The cognitive skills used to learn how to ride a bike may be the key to a more accurate understanding of developmental dyslexia. And they may lead to improved interventions.
Carnegie Mellon University scientists investigated how procedural learning — how we acquire skills and habits such as riding a bike — impacts how individuals with dyslexia learn speech sound categories. Published in Cortex, Lori Holt and Yafit Gabay found for the first time that learning complex auditory categories through procedural learning is impaired in dyslexia. This means that difficulty processing speech may be an effect of dyslexia, not its cause.
“Most research on the cause of dyslexia has focused on neurological impairments in processing speech sounds that make up words, and how dyslexic individuals have difficulty learning how to map visual letters to those sounds when they are learning to read,” said Holt, professor of psychology in CMU’s Dietrich College of Humanities and Social Sciences and Center for the Neural Basis of Cognition (CNBC).
“Our finding that procedural learning is impaired in dyslexia is important because it links observations of procedural learning deficits in dyslexia, which are not language-specific, with the phonological impairments so typical of dyslexia.”
To determine procedural learning’s role in processing speech sounds, adults with dyslexia and a control group played a video game. Holt developed the game and previously used it to show that it engages procedural learning of speech and non-speech sounds among listeners who do not have dyslexia.
While navigating through a three-dimensional outer space-themed environment, listeners heard novel complex nonspeech “warble” sounds that they had never before encountered. The object of the game was to shoot and capture alien characters. Each of the four visually distinctive aliens was associated with a different sound category defined by multiple, somewhat variable, sounds. As participants moved throughout the game, game play speed increased and encouraged players to rely more on aliens’ sounds to guide navigation.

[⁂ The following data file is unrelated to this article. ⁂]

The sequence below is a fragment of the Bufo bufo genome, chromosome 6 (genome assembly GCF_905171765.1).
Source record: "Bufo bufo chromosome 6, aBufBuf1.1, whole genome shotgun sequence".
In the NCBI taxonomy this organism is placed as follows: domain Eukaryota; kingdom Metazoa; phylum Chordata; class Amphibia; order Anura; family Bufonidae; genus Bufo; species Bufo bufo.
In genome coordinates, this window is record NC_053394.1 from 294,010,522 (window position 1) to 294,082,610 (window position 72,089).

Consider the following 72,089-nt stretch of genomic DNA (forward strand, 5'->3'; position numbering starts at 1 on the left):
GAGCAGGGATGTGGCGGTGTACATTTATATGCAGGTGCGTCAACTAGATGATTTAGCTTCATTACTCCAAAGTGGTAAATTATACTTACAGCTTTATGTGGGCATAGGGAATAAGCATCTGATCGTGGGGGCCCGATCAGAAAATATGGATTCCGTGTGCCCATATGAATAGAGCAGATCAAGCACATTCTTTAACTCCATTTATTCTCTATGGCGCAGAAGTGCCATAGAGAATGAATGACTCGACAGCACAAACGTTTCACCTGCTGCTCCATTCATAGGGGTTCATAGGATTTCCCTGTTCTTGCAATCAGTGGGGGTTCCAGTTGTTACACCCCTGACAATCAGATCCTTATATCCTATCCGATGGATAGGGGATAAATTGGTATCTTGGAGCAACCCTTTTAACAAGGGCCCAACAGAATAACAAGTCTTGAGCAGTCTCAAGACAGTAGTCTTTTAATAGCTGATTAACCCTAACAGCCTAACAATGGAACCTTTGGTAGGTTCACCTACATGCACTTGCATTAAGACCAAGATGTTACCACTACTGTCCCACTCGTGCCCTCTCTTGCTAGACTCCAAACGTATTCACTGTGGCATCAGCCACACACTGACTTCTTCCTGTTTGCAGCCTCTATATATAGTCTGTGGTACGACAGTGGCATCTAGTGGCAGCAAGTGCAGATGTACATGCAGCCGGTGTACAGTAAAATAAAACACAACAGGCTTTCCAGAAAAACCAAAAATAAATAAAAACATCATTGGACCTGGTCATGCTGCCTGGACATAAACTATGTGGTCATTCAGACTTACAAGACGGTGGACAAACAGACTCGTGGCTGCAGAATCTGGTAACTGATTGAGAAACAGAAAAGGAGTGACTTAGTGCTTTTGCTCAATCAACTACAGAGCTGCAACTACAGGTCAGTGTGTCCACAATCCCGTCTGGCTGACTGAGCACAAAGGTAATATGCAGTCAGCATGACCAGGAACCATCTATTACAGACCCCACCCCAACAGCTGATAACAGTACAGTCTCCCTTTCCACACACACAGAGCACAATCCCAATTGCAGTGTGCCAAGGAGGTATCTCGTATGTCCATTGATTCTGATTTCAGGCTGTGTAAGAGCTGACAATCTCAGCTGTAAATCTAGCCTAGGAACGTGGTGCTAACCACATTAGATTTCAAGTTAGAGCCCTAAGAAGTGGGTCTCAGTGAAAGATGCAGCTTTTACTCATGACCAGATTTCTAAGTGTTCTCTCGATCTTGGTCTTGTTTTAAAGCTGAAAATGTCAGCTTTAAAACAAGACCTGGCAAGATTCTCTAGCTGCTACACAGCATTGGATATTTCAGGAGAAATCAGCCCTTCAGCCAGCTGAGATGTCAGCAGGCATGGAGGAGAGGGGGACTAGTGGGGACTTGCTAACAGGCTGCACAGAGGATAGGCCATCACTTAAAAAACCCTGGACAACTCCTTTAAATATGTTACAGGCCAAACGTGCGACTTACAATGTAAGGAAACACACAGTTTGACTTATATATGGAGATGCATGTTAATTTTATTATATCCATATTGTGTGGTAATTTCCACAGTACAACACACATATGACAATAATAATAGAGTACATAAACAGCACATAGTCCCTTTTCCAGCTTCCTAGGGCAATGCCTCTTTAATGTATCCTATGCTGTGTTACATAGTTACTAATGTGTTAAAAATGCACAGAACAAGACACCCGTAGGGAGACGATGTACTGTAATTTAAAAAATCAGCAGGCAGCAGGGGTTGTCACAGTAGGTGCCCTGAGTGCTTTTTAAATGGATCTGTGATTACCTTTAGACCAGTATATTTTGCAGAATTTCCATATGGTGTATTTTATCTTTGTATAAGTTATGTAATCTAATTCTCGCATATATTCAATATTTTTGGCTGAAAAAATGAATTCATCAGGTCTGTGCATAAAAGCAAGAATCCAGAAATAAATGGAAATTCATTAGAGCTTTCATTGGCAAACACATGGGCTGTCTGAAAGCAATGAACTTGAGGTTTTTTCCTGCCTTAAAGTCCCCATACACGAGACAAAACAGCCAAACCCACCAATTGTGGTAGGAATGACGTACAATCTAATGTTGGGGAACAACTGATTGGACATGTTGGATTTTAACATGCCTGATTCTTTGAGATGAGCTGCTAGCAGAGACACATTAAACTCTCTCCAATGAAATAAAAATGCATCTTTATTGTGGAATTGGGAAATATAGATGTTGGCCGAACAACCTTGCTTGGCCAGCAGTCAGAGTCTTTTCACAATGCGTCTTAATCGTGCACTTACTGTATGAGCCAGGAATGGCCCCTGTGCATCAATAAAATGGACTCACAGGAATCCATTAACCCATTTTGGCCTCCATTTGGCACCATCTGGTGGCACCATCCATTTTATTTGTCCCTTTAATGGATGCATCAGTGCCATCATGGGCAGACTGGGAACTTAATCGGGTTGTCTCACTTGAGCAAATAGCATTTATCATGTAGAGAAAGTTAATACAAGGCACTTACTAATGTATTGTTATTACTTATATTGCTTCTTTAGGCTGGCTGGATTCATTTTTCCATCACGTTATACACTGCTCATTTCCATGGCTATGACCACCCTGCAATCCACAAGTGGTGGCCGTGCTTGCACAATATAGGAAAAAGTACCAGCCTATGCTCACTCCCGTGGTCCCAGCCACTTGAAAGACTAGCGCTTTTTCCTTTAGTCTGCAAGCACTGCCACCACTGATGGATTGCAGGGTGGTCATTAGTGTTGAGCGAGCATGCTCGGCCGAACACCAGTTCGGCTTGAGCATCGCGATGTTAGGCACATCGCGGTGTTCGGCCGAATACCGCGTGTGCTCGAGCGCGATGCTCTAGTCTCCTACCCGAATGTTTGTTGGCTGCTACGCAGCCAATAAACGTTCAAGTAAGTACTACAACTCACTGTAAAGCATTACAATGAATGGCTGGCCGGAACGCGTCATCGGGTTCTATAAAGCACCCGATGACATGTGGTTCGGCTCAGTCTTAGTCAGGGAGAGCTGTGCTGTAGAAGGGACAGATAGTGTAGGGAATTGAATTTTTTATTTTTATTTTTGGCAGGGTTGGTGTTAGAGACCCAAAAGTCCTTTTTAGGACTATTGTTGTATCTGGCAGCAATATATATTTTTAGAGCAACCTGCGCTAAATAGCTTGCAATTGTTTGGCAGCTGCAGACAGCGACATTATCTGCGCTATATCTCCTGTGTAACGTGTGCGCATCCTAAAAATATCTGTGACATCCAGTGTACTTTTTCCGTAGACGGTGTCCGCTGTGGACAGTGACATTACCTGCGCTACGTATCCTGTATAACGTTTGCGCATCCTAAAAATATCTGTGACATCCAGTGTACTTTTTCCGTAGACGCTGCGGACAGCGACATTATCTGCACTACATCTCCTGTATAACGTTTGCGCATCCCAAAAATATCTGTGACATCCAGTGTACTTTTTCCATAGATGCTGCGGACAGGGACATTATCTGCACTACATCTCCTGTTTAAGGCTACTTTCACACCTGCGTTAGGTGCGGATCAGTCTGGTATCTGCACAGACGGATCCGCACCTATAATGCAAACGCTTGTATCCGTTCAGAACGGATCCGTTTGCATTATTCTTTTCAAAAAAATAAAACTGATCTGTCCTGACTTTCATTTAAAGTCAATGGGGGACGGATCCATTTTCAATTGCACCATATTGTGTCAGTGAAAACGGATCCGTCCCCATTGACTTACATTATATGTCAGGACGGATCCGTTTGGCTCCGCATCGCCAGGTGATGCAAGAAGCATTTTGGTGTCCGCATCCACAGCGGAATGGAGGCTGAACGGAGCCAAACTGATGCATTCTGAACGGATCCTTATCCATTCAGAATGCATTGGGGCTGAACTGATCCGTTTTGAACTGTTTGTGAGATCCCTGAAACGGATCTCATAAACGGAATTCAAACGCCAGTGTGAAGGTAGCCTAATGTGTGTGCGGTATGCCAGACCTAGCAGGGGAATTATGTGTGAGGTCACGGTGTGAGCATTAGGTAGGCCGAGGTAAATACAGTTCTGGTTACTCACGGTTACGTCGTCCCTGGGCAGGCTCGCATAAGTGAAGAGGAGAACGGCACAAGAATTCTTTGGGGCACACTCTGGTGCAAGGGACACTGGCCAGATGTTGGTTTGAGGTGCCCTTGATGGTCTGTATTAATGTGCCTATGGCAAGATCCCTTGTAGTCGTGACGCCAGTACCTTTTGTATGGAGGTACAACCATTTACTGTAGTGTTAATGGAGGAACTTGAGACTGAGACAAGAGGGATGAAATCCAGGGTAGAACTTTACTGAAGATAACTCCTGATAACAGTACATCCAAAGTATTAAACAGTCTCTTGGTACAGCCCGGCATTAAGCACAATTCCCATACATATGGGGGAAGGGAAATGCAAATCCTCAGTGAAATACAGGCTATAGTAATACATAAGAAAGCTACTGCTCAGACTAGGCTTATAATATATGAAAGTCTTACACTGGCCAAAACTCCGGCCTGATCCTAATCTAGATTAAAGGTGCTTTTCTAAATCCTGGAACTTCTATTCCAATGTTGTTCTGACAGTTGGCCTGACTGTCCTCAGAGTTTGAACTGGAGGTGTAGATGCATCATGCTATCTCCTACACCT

The results showed that the participants with dyslexia were significantly poorer than the control group at learning the sound categories that corresponded with the different aliens and generalizing their learning to new sounds introduced after the game.
When we speak, our enunciation and pronunciation of words and syllables fluctuates and varies from person to person. Given this, how do infants decode all of the spoken sounds they hear to learn words and meanings?
“Auditory training has already shown promise in remediating phonological and reading skills in dyslexia. Understanding the nature of how procedural learning deficits interact with auditory category learning in dyslexia will direct evidence-based approaches to the next generation of dyslexia interventions,” Holt said.
About this dyslexia research
Funding: The National Institutes of Health funded this research.
Source: Shilo Rea – Carnegie Mellon University Image Credit: The image is adapted from the Carnegie Mellon press release Video Source: The video is available at the CMUHSS YouTube page. Original Research:Abstract for “Incidental learning of sound categories is impaired in developmental dyslexia” by Lori Holt and Yafit Gabay in Cortex. Published online August 21 2015 doi:10.1016/j.cortex.2015.08.008
Incidental learning of sound categories is impaired in developmental dyslexia
Developmental dyslexia is commonly thought to arise from specific phonological impairments. However, recent evidence is consistent with the possibility that phonological impairments arise as symptoms of an underlying dysfunction of procedural learning. The nature of the link between impaired procedural learning and phonological dysfunction is unresolved. Motivated by the observation that speech processing involves the acquisition of procedural category knowledge, the present study investigates the possibility that procedural learning impairment may affect phonological processing by interfering with the typical course of phonetic category learning. The present study tests this hypothesis while controlling for linguistic experience and possible speech-specific deficits by comparing auditory category learning across artificial, nonlinguistic sounds among dyslexic adults and matched controls in a specialized first-person shooter videogame that has been shown to engage procedural learning. Nonspeech auditory category learning was assessed online via within-game measures and also with a post-training task involving overt categorization of familiar and novel sound exemplars. Each measure reveals that dyslexic participants do not acquire procedural category knowledge as effectively as age- and cognitive-ability matched controls. This difference cannot be explained by differences in perceptual acuity for the sounds. Moreover, poor nonspeech category learning is associated with slower phonological processing. Whereas phonological processing impairments have been emphasized as the cause of dyslexia, the current results suggest that impaired auditory category learning, general in nature and not specific to speech signals, could contribute to phonological deficits in dyslexia with subsequent negative effects on language acquisition and reading. Implications for the neuro-cognitive mechanisms of developmental dyslexia are discussed.
“Incidental learning of sound categories is impaired in developmental dyslexia” by Lori Holt and Yafit Gabay in Cortex. Published online August 21 2015 doi:10.1016/j.cortex.2015.08.008